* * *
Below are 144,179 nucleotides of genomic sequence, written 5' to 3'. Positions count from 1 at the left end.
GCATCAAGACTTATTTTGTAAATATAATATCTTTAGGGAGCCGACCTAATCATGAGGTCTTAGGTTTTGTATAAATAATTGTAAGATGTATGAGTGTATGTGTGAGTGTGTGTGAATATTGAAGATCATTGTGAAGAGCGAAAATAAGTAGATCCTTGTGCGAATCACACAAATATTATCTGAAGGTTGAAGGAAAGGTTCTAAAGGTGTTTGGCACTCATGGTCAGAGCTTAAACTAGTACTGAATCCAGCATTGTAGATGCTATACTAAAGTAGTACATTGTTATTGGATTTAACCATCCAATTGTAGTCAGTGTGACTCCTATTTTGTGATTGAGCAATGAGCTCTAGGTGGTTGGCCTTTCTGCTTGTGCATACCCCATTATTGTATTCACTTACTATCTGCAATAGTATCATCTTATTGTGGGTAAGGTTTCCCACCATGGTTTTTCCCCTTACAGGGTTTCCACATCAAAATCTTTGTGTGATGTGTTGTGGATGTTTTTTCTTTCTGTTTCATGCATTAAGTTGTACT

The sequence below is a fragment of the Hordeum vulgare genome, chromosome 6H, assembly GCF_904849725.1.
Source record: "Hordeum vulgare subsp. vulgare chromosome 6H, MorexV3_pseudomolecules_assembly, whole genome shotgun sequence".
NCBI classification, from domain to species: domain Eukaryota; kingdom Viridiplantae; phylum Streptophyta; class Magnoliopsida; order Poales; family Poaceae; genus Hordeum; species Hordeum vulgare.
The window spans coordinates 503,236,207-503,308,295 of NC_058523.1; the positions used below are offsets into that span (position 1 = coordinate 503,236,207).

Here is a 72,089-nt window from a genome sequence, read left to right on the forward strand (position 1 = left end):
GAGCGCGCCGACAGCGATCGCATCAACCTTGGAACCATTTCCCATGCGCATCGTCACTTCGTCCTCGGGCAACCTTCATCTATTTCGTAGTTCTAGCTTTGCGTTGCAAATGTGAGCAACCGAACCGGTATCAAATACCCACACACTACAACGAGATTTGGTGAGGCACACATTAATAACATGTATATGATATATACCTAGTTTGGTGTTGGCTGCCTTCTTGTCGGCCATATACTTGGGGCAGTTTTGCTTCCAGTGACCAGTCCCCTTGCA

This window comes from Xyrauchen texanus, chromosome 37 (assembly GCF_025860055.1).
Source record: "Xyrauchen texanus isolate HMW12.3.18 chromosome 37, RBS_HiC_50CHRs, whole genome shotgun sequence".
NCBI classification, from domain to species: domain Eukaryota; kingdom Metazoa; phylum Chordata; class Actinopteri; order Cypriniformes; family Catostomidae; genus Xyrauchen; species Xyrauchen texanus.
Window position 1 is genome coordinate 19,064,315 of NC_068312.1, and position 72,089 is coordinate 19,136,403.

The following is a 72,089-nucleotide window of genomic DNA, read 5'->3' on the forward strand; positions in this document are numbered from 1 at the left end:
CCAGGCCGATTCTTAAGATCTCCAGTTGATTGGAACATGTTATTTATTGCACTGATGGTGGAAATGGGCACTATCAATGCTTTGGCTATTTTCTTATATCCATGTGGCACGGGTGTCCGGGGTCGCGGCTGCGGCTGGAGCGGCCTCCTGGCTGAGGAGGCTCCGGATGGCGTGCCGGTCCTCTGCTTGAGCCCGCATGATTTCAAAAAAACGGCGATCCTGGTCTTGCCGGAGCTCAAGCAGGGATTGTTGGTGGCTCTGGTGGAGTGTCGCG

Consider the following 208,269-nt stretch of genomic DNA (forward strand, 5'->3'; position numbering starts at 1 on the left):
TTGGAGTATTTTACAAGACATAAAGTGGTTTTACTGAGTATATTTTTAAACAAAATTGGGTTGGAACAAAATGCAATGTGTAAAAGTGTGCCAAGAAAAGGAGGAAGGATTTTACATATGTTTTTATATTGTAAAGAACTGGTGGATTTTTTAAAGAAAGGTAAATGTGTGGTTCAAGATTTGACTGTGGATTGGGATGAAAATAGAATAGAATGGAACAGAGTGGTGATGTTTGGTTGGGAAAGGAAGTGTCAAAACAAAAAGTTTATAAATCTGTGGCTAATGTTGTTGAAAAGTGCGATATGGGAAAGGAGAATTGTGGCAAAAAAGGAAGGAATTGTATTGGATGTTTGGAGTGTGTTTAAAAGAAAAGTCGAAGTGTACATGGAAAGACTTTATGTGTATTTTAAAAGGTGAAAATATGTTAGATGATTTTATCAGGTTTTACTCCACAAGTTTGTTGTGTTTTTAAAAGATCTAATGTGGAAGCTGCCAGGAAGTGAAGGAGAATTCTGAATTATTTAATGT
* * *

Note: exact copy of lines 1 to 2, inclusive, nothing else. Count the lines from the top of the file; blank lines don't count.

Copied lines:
Below are 144,179 nucleotides of genomic sequence, written 5' to 3'. Positions count from 1 at the left end.
GCATCAAGACTTATTTTGTAAATATAATATCTTTAGGGAGCCGACCTAATCATGAGGTCTTAGGTTTTGTATAAATAATTGTAAGATGTATGAGTGTATGTGTGAGTGTGTGTGAATATTGAAGATCATTGTGAAGAGCGAAAATAAGTAGATCCTTGTGCGAATCACACAAATATTATCTGAAGGTTGAAGGAAAGGTTCTAAAGGTGTTTGGCACTCATGGTCAGAGCTTAAACTAGTACTGAATCCAGCATTGTAGATGCTATACTAAAGTAGTACATTGTTATTGGATTTAACCATCCAATTGTAGTCAGTGTGACTCCTATTTTGTGATTGAGCAATGAGCTCTAGGTGGTTGGCCTTTCTGCTTGTGCATACCCCATTATTGTATTCACTTACTATCTGCAATAGTATCATCTTATTGTGGGTAAGGTTTCCCACCATGGTTTTTCCCCTTACAGGGTTTCCACATCAAAATCTTTGTGTGATGTGTTGTGGATGTTTTTTCTTTCTGTTTCATGCATTAAGTTGTACT